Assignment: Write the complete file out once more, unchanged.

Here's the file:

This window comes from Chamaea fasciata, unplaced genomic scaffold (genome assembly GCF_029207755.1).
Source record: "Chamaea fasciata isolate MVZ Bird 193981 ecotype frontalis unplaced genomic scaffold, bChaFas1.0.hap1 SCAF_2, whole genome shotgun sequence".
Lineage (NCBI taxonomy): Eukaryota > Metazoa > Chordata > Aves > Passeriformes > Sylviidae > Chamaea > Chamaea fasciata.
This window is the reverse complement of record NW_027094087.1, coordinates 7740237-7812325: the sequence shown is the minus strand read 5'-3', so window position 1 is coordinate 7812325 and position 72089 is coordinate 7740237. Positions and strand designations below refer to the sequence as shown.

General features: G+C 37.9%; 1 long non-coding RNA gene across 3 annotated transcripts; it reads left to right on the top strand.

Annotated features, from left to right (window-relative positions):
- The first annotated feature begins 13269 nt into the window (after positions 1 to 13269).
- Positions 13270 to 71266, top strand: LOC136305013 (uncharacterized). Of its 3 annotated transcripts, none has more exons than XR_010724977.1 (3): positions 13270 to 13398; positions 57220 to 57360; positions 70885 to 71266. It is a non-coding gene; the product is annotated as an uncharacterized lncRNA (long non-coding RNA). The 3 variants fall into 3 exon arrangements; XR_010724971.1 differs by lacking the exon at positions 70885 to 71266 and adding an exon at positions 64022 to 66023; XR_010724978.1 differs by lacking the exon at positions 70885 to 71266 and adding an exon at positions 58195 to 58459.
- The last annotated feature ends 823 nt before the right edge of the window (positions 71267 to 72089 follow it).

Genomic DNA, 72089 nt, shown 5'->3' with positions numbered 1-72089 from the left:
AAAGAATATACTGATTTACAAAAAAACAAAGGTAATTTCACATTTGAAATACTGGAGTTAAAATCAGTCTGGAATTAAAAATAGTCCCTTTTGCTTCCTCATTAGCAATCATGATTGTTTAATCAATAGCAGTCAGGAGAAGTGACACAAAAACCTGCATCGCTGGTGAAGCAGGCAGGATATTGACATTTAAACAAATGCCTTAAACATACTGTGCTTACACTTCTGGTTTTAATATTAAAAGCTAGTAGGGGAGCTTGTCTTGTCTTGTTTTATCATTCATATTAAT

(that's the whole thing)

This window comes from Chamaea fasciata, unplaced genomic scaffold (genome assembly GCF_029207755.1).
Source record: "Chamaea fasciata isolate MVZ Bird 193981 ecotype frontalis unplaced genomic scaffold, bChaFas1.0.hap1 SCAF_2, whole genome shotgun sequence".
Lineage (NCBI taxonomy): Eukaryota > Metazoa > Chordata > Aves > Passeriformes > Sylviidae > Chamaea > Chamaea fasciata.
This window is the reverse complement of record NW_027094087.1, coordinates 7740237-7812325: the sequence shown is the minus strand read 5'-3', so window position 1 is coordinate 7812325 and position 72089 is coordinate 7740237. Positions and strand designations below refer to the sequence as shown.

General features: G+C 37.9%; 1 long non-coding RNA gene across 3 annotated transcripts; it reads left to right on the top strand.

Annotated features, from left to right (window-relative positions):
- The first annotated feature begins 13269 nt into the window (after positions 1 to 13269).
- Positions 13270 to 71266, top strand: LOC136305013 (uncharacterized). Of its 3 annotated transcripts, none has more exons than XR_010724977.1 (3): positions 13270 to 13398; positions 57220 to 57360; positions 70885 to 71266. It is a non-coding gene; the product is annotated as an uncharacterized lncRNA (long non-coding RNA). The 3 variants fall into 3 exon arrangements; XR_010724971.1 differs by lacking the exon at positions 70885 to 71266 and adding an exon at positions 64022 to 66023; XR_010724978.1 differs by lacking the exon at positions 70885 to 71266 and adding an exon at positions 58195 to 58459.
- The last annotated feature ends 823 nt before the right edge of the window (positions 71267 to 72089 follow it).

Genomic DNA, 72089 nt, shown 5'->3' with positions numbered 1-72089 from the left:
AAAGAATATACTGATTTACAAAAAAACAAAGGTAATTTCACATTTGAAATACTGGAGTTAAAATCAGTCTGGAATTAAAAATAGTCCCTTTTGCTTCCTCATTAGCAATCATGATTGTTTAATCAATAGCAGTCAGGAGAAGTGACACAAAAACCTGCATCGCTGGTGAAGCAGGCAGGATATTGACATTTAAACAAATGCCTTAAACATACTGTGCTTACACTTCTGGTTTTAATATTAAAAGCTAGTAGGGGAGCTTGTCTTGTCTTGTTTTATCATTCATATTAAT